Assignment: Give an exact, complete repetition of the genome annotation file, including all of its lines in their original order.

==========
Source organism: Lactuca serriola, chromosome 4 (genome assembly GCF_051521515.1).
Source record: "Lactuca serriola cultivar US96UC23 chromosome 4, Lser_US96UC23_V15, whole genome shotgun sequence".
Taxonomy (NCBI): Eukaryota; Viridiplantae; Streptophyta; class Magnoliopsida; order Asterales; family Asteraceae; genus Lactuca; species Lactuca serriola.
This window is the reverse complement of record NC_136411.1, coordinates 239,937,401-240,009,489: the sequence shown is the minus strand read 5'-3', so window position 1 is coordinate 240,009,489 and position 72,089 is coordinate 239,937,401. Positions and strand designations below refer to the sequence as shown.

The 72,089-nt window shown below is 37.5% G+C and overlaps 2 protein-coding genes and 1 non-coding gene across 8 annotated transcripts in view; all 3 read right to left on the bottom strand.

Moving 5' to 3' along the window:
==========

Source organism: Lactuca serriola, chromosome 4 (genome assembly GCF_051521515.1).
Source record: "Lactuca serriola cultivar US96UC23 chromosome 4, Lser_US96UC23_V15, whole genome shotgun sequence".
Taxonomy (NCBI): Eukaryota; Viridiplantae; Streptophyta; class Magnoliopsida; order Asterales; family Asteraceae; genus Lactuca; species Lactuca serriola.
This window is the reverse complement of record NC_136411.1, coordinates 239,937,401-240,009,489: the sequence shown is the minus strand read 5'-3', so window position 1 is coordinate 240,009,489 and position 72,089 is coordinate 239,937,401. Positions and strand designations below refer to the sequence as shown.

The 72,089-nt window shown below is 37.5% G+C and overlaps 2 protein-coding genes and 1 non-coding gene across 8 annotated transcripts in view; all 3 read right to left on the bottom strand.

Moving 5' to 3' along the window: